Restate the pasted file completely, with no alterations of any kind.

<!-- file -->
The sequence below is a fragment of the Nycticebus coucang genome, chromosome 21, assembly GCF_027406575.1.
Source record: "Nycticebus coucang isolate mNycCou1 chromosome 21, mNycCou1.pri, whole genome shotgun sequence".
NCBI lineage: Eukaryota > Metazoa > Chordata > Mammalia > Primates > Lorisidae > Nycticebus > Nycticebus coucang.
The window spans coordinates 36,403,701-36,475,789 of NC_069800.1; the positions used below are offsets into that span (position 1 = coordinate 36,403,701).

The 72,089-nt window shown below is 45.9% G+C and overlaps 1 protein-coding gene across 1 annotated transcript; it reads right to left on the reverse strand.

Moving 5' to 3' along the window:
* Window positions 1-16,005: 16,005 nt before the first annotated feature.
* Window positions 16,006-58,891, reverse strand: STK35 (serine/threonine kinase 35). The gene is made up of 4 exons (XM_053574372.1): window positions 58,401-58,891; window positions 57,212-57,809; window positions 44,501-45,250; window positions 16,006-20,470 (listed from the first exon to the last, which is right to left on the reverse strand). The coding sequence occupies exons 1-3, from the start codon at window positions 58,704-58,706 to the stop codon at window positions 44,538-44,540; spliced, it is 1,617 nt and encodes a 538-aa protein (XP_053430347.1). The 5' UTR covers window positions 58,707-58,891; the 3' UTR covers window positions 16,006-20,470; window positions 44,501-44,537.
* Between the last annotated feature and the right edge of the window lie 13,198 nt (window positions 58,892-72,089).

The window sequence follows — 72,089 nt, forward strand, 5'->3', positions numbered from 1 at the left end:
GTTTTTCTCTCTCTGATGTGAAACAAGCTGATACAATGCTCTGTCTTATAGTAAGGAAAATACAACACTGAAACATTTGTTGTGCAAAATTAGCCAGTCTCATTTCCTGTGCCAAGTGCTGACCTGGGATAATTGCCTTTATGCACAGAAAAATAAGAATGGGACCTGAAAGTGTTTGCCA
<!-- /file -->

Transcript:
The sequence below is a fragment of the Nycticebus coucang genome, chromosome 21, assembly GCF_027406575.1.
Source record: "Nycticebus coucang isolate mNycCou1 chromosome 21, mNycCou1.pri, whole genome shotgun sequence".
NCBI lineage: Eukaryota > Metazoa > Chordata > Mammalia > Primates > Lorisidae > Nycticebus > Nycticebus coucang.
The window spans coordinates 36,403,701-36,475,789 of NC_069800.1; the positions used below are offsets into that span (position 1 = coordinate 36,403,701).

The 72,089-nt window shown below is 45.9% G+C and overlaps 1 protein-coding gene across 1 annotated transcript; it reads right to left on the reverse strand.

Moving 5' to 3' along the window:
* Window positions 1-16,005: 16,005 nt before the first annotated feature.
* Window positions 16,006-58,891, reverse strand: STK35 (serine/threonine kinase 35). The gene is made up of 4 exons (XM_053574372.1): window positions 58,401-58,891; window positions 57,212-57,809; window positions 44,501-45,250; window positions 16,006-20,470 (listed from the first exon to the last, which is right to left on the reverse strand). The coding sequence occupies exons 1-3, from the start codon at window positions 58,704-58,706 to the stop codon at window positions 44,538-44,540; spliced, it is 1,617 nt and encodes a 538-aa protein (XP_053430347.1). The 5' UTR covers window positions 58,707-58,891; the 3' UTR covers window positions 16,006-20,470; window positions 44,501-44,537.
* Between the last annotated feature and the right edge of the window lie 13,198 nt (window positions 58,892-72,089).

The window sequence follows — 72,089 nt, forward strand, 5'->3', positions numbered from 1 at the left end:
GTTTTTCTCTCTCTGATGTGAAACAAGCTGATACAATGCTCTGTCTTATAGTAAGGAAAATACAACACTGAAACATTTGTTGTGCAAAATTAGCCAGTCTCATTTCCTGTGCCAAGTGCTGACCTGGGATAATTGCCTTTATGCACAGAAAAATAAGAATGGGACCTGAAAGTGTTTGCCA